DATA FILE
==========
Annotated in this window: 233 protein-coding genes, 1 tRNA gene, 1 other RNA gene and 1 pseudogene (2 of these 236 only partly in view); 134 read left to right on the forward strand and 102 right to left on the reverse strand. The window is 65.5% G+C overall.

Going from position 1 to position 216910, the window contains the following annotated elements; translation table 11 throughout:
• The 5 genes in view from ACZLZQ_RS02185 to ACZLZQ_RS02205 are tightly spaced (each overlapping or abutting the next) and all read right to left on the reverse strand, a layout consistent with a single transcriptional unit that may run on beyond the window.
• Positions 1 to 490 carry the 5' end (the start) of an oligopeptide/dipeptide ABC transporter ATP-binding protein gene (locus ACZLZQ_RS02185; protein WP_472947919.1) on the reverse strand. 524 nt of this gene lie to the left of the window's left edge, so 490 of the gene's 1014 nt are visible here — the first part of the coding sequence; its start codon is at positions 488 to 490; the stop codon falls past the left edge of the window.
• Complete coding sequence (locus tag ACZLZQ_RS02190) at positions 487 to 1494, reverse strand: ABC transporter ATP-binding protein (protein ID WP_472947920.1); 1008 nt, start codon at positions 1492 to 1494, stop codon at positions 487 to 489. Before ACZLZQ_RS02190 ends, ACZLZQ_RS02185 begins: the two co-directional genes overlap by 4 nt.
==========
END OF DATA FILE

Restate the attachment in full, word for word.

Annotated in this window: 233 protein-coding genes, 1 tRNA gene, 1 other RNA gene and 1 pseudogene (2 of these 236 only partly in view); 134 read left to right on the forward strand and 102 right to left on the reverse strand. The window is 65.5% G+C overall.

Going from position 1 to position 216910, the window contains the following annotated elements; translation table 11 throughout:
• The 5 genes in view from ACZLZQ_RS02185 to ACZLZQ_RS02205 are tightly spaced (each overlapping or abutting the next) and all read right to left on the reverse strand, a layout consistent with a single transcriptional unit that may run on beyond the window.
• Positions 1 to 490 carry the 5' end (the start) of an oligopeptide/dipeptide ABC transporter ATP-binding protein gene (locus ACZLZQ_RS02185; protein WP_472947919.1) on the reverse strand. 524 nt of this gene lie to the left of the window's left edge, so 490 of the gene's 1014 nt are visible here — the first part of the coding sequence; its start codon is at positions 488 to 490; the stop codon falls past the left edge of the window.
• Complete coding sequence (locus tag ACZLZQ_RS02190) at positions 487 to 1494, reverse strand: ABC transporter ATP-binding protein (protein ID WP_472947920.1); 1008 nt, start codon at positions 1492 to 1494, stop codon at positions 487 to 489. Before ACZLZQ_RS02190 ends, ACZLZQ_RS02185 begins: the two co-directional genes overlap by 4 nt.